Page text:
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Now that spring is approaching, many people are planning their construction projects for 2017. The City of St. Clairsville would like to remind all residents, property owners and contractors that all projects must be in compliance with the Planning and Zoning Code prior to any new construction or the change in use of a structure. Additionally, please remember that new signs do require a permit. When planning your project first ask, "Does the City require a permit for what I plan to do?" This question should be asked early in your planning and the City should be contacted. Listed below are some situations when a permit is required by City Code:

  • New Home Construction
  • New Additions
  • New Decks or Replacing Old Decks
  • New Fences or Replacing Old Fences
  • New Walls or Replacing Old Walls (stone or other)
  • New Retaining Walls or Replacing Old Retaining Walls
  • New Pools (including temporary pools) or Replacing Old Pools
  • New Garages or Replacing Old Garages
  • New Accessory Structures or Replacing Old Accessory Structures
  • New Sheds or Replacing Old Sheds
  • New Driveways or Replacing Old Driveways
  • New Sidewalks or Replacing Old Sidewalks
  • Signs (New or Replacement)
  • Paving existing and new parking lots

Permits are not only required for residential projects, but for commercial and industrial as well. If you feel that your project plans are not addressed above, contact Tom Murphy, the Planning and Zoning Administrator, at 740.695.1953 and he can inform you if a permit is required or offer assistance. Do not assume that you do not need a permit or that the contractor will be getting the permit. The permit process is relatively simple and can be completed by a property owner if he or she is generally familiar with the project. Make sure you have a permit in hand prior to work starting. Getting a permit is ultimately the responsibility of the property owner.

A resident, property owner or contractor should not start a project without a permit. If the City becomes aware of a project that has been initiated without the proper permit, the project will be stopped. This can be extremely inconvenient for all those involved and in some cases if utilities or the Code are compromised a change in plans will be required. The City wants to avoid these types of situations. City Council has set up a process that takes approximately 3 days in most cases unless the project is more involved. This process enables the City and its utility departments to review a project and ensure your safety and consistency with City Code. City staff will be more than glad to walk you through the process and assist in any way. The purpose of this process is to protect all parties involved. The last thing we want is for a homeowner to find out a plan that was developed is inconsistent with code or on top of a utility line. Again, if a project has been started without the proper permit the job will be shut down. Proper planning and the review of your plans by the relevant City officials will ensure that the process runs smoothly and Code requirements are met. The steps one should take to ensure compliance are:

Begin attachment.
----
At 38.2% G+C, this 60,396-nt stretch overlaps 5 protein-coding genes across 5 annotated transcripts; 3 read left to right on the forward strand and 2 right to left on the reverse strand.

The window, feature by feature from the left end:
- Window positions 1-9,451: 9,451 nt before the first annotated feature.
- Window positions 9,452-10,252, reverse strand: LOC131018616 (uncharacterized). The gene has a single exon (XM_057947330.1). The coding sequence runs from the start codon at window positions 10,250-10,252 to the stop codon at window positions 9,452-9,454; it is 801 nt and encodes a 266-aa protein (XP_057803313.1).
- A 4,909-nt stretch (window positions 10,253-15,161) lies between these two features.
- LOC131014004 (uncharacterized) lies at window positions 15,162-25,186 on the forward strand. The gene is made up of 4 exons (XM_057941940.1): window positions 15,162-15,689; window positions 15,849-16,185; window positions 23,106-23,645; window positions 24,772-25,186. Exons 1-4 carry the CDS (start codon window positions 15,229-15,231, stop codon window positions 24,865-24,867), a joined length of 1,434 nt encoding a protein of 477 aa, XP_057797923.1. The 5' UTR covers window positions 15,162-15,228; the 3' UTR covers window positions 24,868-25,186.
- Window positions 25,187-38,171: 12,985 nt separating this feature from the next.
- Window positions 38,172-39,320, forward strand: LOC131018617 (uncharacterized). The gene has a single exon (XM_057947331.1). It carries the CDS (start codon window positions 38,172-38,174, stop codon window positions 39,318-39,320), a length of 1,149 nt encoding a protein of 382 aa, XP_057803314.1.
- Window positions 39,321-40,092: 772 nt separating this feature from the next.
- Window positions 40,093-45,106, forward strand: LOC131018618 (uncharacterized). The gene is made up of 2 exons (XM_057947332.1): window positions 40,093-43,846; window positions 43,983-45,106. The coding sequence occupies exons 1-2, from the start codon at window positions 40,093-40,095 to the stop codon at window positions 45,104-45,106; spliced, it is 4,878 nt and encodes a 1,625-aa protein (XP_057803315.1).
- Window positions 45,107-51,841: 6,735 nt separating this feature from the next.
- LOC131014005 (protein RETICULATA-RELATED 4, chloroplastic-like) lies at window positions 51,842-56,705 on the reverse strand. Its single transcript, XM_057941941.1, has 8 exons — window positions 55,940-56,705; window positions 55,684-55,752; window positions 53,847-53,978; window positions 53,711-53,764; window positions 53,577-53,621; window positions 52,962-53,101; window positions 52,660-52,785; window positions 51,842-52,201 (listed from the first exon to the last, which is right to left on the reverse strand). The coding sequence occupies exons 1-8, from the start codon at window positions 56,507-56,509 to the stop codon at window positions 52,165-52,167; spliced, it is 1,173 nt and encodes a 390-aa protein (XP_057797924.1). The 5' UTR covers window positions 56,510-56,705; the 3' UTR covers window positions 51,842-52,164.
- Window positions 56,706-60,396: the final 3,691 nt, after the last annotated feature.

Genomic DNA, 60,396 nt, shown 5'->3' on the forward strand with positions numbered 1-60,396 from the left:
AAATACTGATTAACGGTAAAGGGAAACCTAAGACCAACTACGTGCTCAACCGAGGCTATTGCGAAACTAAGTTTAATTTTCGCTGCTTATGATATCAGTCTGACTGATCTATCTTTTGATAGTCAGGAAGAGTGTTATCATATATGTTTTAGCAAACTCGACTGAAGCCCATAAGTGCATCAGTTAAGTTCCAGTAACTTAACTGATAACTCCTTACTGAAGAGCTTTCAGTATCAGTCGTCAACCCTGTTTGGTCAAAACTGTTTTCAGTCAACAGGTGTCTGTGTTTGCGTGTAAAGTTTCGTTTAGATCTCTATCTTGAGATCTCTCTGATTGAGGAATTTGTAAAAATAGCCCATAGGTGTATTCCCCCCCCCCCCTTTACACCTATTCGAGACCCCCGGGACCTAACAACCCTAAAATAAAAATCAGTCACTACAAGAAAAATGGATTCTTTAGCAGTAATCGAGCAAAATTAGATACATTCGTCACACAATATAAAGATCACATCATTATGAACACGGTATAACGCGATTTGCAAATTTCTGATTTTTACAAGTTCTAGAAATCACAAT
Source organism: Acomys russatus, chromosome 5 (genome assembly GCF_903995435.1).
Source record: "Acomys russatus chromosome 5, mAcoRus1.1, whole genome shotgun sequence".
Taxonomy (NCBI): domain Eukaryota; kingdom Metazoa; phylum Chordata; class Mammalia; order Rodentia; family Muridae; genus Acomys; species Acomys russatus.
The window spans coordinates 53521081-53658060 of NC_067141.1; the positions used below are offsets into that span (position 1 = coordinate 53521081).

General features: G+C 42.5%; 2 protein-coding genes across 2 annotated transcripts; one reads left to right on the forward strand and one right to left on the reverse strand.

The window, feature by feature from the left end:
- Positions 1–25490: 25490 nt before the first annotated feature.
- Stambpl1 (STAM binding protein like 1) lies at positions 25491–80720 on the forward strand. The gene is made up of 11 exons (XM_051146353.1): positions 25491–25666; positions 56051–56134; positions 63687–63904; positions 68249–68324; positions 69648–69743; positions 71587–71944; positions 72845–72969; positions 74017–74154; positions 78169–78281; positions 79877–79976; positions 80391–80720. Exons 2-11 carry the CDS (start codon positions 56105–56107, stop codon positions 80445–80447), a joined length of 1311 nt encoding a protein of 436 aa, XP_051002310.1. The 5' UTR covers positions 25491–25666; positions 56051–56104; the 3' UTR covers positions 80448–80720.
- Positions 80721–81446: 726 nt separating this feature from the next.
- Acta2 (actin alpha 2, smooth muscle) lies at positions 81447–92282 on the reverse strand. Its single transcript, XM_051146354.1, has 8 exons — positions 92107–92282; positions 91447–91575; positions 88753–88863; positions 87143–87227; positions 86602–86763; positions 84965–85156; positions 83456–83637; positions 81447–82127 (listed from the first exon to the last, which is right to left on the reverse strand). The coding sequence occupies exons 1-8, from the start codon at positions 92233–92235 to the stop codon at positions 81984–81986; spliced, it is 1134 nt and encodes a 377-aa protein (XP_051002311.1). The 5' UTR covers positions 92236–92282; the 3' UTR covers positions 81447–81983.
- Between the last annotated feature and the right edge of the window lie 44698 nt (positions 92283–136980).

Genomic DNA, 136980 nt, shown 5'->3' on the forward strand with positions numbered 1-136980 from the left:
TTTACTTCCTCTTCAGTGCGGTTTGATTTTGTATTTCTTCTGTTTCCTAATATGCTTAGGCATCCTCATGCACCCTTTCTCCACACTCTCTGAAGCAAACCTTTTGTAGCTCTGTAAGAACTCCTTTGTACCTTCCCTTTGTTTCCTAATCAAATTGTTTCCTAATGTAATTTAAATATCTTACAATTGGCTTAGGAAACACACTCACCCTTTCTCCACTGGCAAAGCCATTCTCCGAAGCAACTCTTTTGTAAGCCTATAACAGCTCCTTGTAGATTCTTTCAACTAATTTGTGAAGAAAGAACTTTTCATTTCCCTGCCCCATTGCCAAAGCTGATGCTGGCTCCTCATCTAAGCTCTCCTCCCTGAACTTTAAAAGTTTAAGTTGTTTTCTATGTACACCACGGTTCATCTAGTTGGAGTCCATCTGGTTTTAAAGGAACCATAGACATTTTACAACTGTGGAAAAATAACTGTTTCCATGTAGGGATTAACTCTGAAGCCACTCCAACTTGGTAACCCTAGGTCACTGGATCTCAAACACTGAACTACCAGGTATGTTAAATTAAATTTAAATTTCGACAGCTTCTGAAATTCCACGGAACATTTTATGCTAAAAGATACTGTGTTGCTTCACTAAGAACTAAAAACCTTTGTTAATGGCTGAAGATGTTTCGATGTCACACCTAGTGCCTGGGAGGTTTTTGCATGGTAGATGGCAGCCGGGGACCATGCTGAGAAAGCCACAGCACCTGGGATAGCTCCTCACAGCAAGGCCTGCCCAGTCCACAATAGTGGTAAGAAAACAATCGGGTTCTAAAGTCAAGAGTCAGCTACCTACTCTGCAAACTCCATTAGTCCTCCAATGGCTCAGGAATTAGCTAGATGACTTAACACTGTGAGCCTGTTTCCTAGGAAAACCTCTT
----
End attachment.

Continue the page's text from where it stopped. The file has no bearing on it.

1. Call the City of St. Clairsville at 695.1953 and ask for Tom Murphy
  2. Find out what zone you are in
  3. Find out the requirements for that zone
  4. Meet with the Planning and Zoning Administrator
  5. Draw up a simple plot plan and complete an application

In most cases a plot plan can be completed by the property owner. By understanding what zone he or she is in before drawing up a plot plan, the applicant can pass through the application process quickly. Ensuring that a project meets Code allows the applicant to avoid the variance process which requires more time and fees.

For those that own a commercial structure or those interested in establishing a business in St. Clairsville, please keep in mind that the City Code requires that any change in use of a property or the establishment of a business requires approval. If you own a piece of property or structure and are proposing to use it a certain way, prior to any development, you must check with the City to ensure that the use you propose is permitted in the zoning district it is found. For example, a commercial use would not be permitted in a residential zone. Also, prior to purchasing a particular piece of property that you may have plans to develop, contact the City to ensure that the use you have proposed is permitted on that piece of property.

Additionally, all signs, whether for a new business or a new sign for an existing business, must be reviewed by the Planning and Zoning Administrator to ensure it meets City Code. Each zoning district permits a certain number of signs and a certain amount of total square footage of signage.

If you are in doubt as to whether or not a permit is needed, call or email Tom Murphy at 740.695.1953 or email Thank you for your cooperation.